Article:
LSA 2007: Elementary School Linguistics
Posted by Neal on January 15, 2007
“Before we start,” I said, “I need to make sure I know what language you guys speak.”
“English!” they said.
“Ah, good! That’s what I speak, too. So Mrs. K,” I said, turning to Adam’s teacher, “Do they speak English pretty well?” She said they did. “OK,” I said. “Let me try a little test. See Mrs. K. here? Could I say, ‘Mat the on Mrs. K. sitting is’?”
I called on one of Adam’s classmates. “Jenny, is that good English? ‘Mat the on Mrs. K. sitting is’?”
“No,” Jenny said.
“It’s not? Then how would you say it?”
“Mrs. K. is sitting on the mat.”
“Really? How about the rest of you? Who would say ‘Mrs. K. is sitting on the mat’?” Most of the hands went up. (Well, more accurately, most of half of the hands went up.) “And would anyone say, ‘Mat the on Mrs. K. sitting is’?” None of them would.
“What? Why not? It’s the same words!”
“It’s the wrong order!” one or two of them said.
“Who told you that? James, did Mrs. K. tell you that it’s ‘on the mat’, not ‘mat the on’? No? Carly, did your mom tell you it’s ‘is sitting’ and not ‘sitting is?’ She didn’t? Then how did you know?”
“It just sounds right,” she said.
Anaheim, California, 6 days earlier:
Mark Liberman delivers his plenary talk at the LSA convention, a talk he’s delivered in other places, whose abstract he posted here. It was an inspiring talk about how to make linguistics more relevant to undergraduate students, and the population at large. There were a lot of comments afterward (including one from Semantic Compositions on linguists working outside academia), but one in particular prompted me to action. Abby Cohn advised getting kids interested in linguistics as young as possible, something she was doing at her daughter’s elementary school. The school was always wanting parents to volunteer, so when they asked her, she agreed, but said she didn’t want to spend all her volunteer time punching holes and laminating stuff. So now, a few times a year, she’ll do linguistics presentations to the kids at the school.
Whoa, what a great idea! I thought. Heck, I could do that right now; I already volunteer every Friday at Doug and Adam’s school, and the teachers already know I do linguistics. All this was running through my head while Cohn was speaking, and when she was done, I applauded. Others must have been impressed, too, because the whole room applauded, something that didn’t happen for any other commenter. Well, maybe for one other one. One woman was inspired to announce a meeting after the talk for people who wanted to do some linguistics promotion at the undergraduate level, and there seemed to be widespread rumblings of approval for that.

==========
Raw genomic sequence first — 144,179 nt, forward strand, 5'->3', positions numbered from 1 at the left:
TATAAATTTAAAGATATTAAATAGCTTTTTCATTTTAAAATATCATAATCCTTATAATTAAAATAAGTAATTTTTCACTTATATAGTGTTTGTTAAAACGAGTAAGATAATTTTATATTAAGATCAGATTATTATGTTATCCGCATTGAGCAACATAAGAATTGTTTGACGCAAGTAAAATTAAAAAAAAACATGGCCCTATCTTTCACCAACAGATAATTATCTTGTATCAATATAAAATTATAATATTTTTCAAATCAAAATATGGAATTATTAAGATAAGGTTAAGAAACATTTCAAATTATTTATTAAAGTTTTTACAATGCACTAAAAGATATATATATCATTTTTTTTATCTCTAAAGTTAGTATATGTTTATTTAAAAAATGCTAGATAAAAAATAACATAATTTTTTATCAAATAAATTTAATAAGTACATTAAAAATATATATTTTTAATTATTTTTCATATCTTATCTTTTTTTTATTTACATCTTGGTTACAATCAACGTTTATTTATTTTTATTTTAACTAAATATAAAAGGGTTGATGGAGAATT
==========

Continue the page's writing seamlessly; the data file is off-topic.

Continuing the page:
So anyway, when I picked up Adam on Monday, I ran the idea by Adam’s teacher of doing a language presentation to the class. To the extent that it meshed with the standards she had to teach, of course. Her question: Could I do it for the afternoon class, too, and could the other kindergarten teacher bring in her class so I could present it to them all? No problem, I said, and last Friday I did my first (and I hope not only) elementary-school linguistics presentation.
After showing the kids that they already knew some stuff about English syntax without having been taught it, I spent the rest of the time showing them what they already knew about English phonotactics. I had laminated some 4″x5″ sheets of construction paper with various consonants written on them (including ng, sh, and th), and I had the kids come up two at a time. Each would draw one of the cards, and show the letter to the class. They’d shout out the sound it represented, and then I’d pronounce the sounds as a cluster (in both orders), asking if any English words started with those sounds. Mrs. K. would write down the cluster on either the YES or the NO side of her big tablet.
As the NO list grew longer, the suspense mounted as we wondered when we’d find a cluster that was actually OK for starting an English word. We ran out of time before we had very many in the YES column, but we did get , , and (once someone got the s, I held it constant and just grabbed the other letters myself), and Mrs. K. added and to the list just to show they didn’t all have to start with s. I wrapped up by reminding them that they were able to say yes or no without anyone ever teaching them; it was something they already knew about their language.
All in all, it went pretty well for a first-time presentation. I did make one improvement between the morning and the afternoon classes, though: When I asked for a judgment on whether something was possible for English, I asked only one kid at a time, instead of asking for a show of hands. You get a much cleaner yes-or-no answer that way.